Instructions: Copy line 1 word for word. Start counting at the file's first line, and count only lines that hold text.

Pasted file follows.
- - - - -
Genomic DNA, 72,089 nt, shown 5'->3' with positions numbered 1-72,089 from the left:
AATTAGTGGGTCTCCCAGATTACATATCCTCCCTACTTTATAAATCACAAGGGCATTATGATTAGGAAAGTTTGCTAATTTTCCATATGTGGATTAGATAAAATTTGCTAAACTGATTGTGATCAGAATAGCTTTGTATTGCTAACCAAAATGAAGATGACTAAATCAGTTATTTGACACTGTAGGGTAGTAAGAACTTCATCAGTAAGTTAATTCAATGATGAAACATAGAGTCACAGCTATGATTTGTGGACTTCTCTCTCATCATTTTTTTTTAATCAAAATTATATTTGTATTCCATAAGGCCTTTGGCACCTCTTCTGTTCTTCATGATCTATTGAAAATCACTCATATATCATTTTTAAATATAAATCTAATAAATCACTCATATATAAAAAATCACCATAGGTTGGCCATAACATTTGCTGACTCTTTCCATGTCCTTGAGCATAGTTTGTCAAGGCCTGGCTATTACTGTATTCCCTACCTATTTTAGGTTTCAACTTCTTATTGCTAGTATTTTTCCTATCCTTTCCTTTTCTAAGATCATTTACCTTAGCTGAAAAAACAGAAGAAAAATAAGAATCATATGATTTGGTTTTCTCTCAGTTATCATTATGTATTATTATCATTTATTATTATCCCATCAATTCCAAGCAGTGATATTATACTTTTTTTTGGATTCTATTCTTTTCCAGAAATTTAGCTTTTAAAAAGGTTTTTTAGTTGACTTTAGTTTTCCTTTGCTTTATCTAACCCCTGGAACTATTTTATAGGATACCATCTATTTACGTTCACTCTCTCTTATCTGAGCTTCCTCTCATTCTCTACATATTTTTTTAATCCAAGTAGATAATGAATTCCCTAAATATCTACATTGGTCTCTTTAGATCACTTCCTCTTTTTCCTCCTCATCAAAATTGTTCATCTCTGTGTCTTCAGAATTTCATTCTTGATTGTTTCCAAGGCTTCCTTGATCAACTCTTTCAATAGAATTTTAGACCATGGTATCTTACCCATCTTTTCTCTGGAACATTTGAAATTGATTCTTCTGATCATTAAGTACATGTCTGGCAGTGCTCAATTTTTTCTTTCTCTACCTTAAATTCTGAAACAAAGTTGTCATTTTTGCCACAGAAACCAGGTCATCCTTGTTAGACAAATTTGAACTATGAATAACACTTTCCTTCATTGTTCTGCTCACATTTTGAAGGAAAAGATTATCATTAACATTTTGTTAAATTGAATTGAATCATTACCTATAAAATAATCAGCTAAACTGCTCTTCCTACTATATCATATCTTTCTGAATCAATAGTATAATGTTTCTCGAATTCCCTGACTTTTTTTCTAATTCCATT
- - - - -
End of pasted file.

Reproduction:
Genomic DNA, 72,089 nt, shown 5'->3' with positions numbered 1-72,089 from the left: